Americium(III) hydroxide

Americium(III) hydroxide is a radioactive inorganic compound with the chemical formula Am(OH)3. It consists of one americium atom and three hydroxy groups. It was first discovered in 1944, closely related to the Manhattan Project. However, these results were confidential and were only released to the public in 1945. It was the first isolated sample of an americium compound, and the first americium compound discovered.

Americium hydroxide is a pink solid which is sparingly soluble in water.

Due to self-irradiation, the crystal structure of 241Am(OH)3 decomposes within 4 to 6 months (241Am has a half-life of 432.2 years); for 244Cm(OH)3 the same process takes one day (244Cm has a half-life of 18.11 years).

Americium metal can be converted to Am(OH)3 in a four-step process. As described by the Oak Ridge National Laboratory, americium is added to hydrochloric acid, then neutralized using ammonium hydroxide (NH4OH). A saturated oxalic acid solution is added to the now neutralized solution. This causes large americium oxalate crystals to begin to grow. Once complete precipitation is achieved, oxalic acid is once again added, to attain a slurry of americium oxalate and oxalic acid. The americium oxalate is then filtered out, washed with water, and is partially dried by allowing exposure to air.

The americium oxalate is then added to a platinum combustion boat to undergo calcination. The americium oxalate is dried in a furnace and will begin to decompose at 350 °C. When decomposition begins to occur, the oxalate will turn into the desired black americium dioxide. To ensure no oxalate remains in the americium dioxide, the oven temperature is increased to and held at 800 °C and then slowly allowed to cool to room temperature.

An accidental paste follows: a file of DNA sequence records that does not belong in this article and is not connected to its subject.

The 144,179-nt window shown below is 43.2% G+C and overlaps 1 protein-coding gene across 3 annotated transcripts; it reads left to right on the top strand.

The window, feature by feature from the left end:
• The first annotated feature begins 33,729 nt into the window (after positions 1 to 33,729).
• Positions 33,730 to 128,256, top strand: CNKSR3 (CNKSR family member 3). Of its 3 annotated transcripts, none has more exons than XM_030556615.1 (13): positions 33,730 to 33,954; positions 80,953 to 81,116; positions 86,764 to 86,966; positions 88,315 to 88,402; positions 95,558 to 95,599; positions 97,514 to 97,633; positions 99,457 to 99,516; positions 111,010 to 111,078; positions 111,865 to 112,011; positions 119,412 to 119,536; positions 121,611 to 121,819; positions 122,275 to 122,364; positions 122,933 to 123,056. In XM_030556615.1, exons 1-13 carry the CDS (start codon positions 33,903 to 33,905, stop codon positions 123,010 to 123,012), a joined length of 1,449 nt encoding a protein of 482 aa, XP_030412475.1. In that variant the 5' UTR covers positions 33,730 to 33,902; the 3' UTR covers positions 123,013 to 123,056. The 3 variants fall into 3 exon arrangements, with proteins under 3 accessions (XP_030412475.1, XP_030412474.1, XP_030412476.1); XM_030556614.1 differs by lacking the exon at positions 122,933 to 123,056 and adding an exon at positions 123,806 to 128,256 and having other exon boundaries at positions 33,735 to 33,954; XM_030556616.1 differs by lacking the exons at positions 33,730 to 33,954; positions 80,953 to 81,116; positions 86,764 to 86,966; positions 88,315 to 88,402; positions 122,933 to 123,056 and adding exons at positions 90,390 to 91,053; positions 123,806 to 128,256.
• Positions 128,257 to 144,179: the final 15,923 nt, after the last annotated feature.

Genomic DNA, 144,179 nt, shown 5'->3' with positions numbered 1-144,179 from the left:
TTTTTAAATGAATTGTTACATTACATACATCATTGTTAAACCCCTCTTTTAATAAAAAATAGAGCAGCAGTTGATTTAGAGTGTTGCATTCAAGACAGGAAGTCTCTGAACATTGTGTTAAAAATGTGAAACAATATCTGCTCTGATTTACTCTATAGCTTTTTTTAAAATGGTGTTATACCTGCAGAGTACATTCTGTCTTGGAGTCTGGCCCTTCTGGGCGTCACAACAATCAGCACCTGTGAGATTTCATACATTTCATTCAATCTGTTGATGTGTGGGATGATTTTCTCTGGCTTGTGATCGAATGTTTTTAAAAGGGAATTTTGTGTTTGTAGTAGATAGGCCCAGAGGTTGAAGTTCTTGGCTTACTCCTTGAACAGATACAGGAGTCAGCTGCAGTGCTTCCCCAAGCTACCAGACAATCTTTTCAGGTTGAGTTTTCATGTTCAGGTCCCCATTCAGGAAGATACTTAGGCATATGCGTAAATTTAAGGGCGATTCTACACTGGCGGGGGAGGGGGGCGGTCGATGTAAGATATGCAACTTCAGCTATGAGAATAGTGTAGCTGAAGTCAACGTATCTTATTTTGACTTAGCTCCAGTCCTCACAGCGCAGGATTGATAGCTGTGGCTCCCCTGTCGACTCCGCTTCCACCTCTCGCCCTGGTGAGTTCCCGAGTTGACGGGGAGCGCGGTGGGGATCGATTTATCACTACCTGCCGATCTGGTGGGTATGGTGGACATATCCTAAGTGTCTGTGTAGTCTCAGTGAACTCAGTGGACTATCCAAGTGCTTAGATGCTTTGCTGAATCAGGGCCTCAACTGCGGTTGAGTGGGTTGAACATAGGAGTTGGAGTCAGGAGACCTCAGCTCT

The americium dioxide is heated again, to about 600 °C, in the presence of hydrogen, to produce americium(III) oxide.

The final step involves the hydrolysis of the americium(III) oxide, to produce the final product, americium(III) hydroxide.

When ozone is bubbled through a slurry of americium(III) hydroxide in 0.03 M potassium bicarbonate at 92 °C, hexagonal KAmO2CO3 (potassium dioxoamericium(V) carbonate) can be obtained. Potassium carbonate can also be used. The resulting KAmO2CO3 reacts with dilute acids to produce americium dioxide.

In a dilute base such as sodium hypochlorite, Am(OH)3 gets oxidised to Am(OH)4, which is black in solution. Further oxidation using ozone and sodium hydroxide can produce yellow hydroxy species of Am(VI).